Another two benchmarking studies of the performance of DFT have appeared.
The first is an examination by Csonka and French of the ability of DFT to predict the relative energy of carbohydrate conformation energies.1 They examined 15 conformers of α- and β-D-allopyranose, fifteen conformations of 3,6-anydro-4-O-methyl-D-galactitol and four conformers of β-D-glucopyranose. The energies were referenced against those obtained at MP2/a-cc-pVTZ(-f)//B3LYP/6-31+G*. (This unusual basis set lacks the f functions on heavy atoms and d and diffuse functions on H.) Among the many comparisons and conclusions are the following: B3LYP is not the best functional for the sugars, in fact all other tested hybrid functional did better, with MO5-2X giving the best results. They suggest the MO5-2X/6-311+G**//MO5-2x/6-31+G* is the preferred model for sugars, except for evaluating the difference between 1C4 and 4C1 conformers, where they opt for PBE/6-31+G**.
The second, by Korth and Grimme, describes a “mindless” DFT benchmarking study.2
This is really not a “mindless” study (as the term is used by Schaefer and Schleyer3 and discussed in this post, where all searching is done in a totally automated way) but rather Grimme describes a procedure for removing biases in the test set. Selection of “artificial molecules” is made by first deciding how many atoms are to be present and what will be the distribution of elements. In their two samples, they select systems having 8 atoms. The two sets differ by the distribution of the elements. The first set the atoms Na-Cl are one-third as probable as the elements Li-F, which are one-third as probable as H. The second set has the probability distribution similar to those found in naturally occurring organic compounds. The eight atoms, randomly selected by the computer, are placed in the corners of a cube and allowed to optimize (this is reminiscent of the “mindless” procedure of Schaefer and Schleyer3). This process generates a selection of random bonding environments along with open- and closed shell species, and removes (to a large degree) the biases of previous test sets, which are often skewed towards small molecules, ones where accurate experiments are available or geared towards a select group of molecules of interest. Energies are then computed using a variety of functional and compared to the energy at CCSD(T)/CBS. The bottom line is that the functional nicely group along the rungs defined by Perdew:4 LDA is the poorest performer, GGA does much better, the third rung of meta-GGA functionals are slightly better than GGA functionals, hybrids do better still, and the fifth rung functionals (double hybrids) perform quite well. Also of interest is that CCSD(T)/cc-pVDZ gives quite large errors and so Grimme cautions against using this small basis set.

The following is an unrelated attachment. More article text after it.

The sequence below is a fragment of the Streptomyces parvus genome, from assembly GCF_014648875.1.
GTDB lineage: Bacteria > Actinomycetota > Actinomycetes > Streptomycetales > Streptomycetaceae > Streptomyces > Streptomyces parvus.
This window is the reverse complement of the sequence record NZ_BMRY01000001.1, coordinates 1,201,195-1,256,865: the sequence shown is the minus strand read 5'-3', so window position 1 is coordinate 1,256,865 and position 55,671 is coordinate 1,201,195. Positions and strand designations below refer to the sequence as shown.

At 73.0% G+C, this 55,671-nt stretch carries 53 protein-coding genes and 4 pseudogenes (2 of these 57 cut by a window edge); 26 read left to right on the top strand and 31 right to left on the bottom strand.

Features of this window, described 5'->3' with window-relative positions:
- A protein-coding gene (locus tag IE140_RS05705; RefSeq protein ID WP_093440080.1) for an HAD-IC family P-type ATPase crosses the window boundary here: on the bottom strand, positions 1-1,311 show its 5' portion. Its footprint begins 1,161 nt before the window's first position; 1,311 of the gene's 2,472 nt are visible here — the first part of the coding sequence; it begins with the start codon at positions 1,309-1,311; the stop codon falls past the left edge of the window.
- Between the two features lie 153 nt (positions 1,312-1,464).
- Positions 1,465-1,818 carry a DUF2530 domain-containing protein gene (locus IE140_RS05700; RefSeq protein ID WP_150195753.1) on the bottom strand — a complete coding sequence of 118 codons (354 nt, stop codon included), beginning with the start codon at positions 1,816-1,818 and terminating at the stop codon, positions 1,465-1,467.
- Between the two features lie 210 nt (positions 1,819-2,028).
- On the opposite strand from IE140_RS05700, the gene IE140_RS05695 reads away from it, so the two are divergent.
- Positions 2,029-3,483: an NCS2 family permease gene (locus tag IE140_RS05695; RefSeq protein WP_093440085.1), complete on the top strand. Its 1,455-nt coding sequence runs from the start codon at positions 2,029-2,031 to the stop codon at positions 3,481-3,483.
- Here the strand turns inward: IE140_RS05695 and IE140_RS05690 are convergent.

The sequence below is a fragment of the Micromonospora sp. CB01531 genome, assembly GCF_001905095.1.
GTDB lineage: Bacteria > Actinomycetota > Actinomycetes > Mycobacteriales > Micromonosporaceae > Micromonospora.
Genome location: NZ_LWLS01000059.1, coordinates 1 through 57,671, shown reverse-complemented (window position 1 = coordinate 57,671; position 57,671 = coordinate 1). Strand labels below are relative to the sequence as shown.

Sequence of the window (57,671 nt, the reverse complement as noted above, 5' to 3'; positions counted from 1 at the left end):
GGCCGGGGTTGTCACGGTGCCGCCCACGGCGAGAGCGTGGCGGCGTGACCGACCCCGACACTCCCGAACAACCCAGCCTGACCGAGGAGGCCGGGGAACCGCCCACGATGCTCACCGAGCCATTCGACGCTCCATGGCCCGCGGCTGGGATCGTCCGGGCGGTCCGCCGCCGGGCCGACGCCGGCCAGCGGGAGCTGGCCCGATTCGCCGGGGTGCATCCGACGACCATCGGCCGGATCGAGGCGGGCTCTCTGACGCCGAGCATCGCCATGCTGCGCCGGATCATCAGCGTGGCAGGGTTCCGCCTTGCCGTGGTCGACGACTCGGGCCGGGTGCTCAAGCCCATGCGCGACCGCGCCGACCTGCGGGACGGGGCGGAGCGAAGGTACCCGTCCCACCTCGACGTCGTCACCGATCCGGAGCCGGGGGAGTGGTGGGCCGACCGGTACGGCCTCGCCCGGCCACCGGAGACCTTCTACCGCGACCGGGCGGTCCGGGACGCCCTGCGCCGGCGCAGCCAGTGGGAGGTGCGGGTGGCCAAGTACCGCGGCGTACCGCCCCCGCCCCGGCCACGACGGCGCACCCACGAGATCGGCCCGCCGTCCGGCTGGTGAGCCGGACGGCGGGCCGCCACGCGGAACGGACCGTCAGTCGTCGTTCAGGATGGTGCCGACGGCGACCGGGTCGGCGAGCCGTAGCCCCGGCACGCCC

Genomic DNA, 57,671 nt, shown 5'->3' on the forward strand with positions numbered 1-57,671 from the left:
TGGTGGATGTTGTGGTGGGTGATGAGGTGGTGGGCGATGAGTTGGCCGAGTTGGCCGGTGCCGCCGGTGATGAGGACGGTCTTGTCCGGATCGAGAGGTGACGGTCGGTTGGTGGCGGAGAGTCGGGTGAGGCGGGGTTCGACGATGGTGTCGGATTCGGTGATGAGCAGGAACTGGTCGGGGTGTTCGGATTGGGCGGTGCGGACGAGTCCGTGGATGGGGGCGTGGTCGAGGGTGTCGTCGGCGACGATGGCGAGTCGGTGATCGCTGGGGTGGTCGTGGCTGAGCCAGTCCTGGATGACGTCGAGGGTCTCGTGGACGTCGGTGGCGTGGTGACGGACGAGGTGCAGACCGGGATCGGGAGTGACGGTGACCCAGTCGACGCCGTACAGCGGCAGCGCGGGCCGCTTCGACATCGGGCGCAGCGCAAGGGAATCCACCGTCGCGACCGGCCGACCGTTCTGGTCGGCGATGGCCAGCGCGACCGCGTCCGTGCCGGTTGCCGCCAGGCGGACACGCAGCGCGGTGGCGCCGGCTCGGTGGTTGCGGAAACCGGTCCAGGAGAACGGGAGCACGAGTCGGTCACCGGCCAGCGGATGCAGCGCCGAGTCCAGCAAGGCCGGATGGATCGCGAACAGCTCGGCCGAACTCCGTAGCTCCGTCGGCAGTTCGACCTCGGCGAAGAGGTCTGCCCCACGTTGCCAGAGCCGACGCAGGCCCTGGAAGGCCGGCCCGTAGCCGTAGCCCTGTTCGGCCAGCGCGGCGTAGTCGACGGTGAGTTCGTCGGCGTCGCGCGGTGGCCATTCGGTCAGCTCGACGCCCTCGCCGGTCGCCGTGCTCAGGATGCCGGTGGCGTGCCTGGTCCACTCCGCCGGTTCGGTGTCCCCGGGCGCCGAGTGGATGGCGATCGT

(1) Csonka, G. I.; French, A. D.; Johnson, G. P.; Stortz, C. A., "Evaluation of Density Functionals and Basis Sets for Carbohydrates," J. Chem. Theory Comput. 2009, ASAP, DOI: 10.1021/ct8004479.
(2) Korth, M.; Grimme, S., ""Mindless" DFT Benchmarking," J. Chem. Theory Comput. 2009, ASAP, DOI: 10.1021/ct800511q.
(3) Bera, P. P.; Sattelmeyer, K. W.; Saunders, M.; Schaefer, H. F.; Schleyer, P. v. R., "Mindless Chemistry," J. Phys. Chem. A 2006, 110, 4287-4290, DOI: 10.1021/jp057107z.
(4) Perdew, J. P.; Ruzsinszky, A.; Tao, J.; Staroverov, V. N.; Scuseria, G. E.; Csonka, G. I., "Prescription for the design and selection of density functional approximations: More constraint satisfaction with fewer fits," J. Chem. Phys. 2005, 123, 062201-9, DOI: 10.1063/1.1904565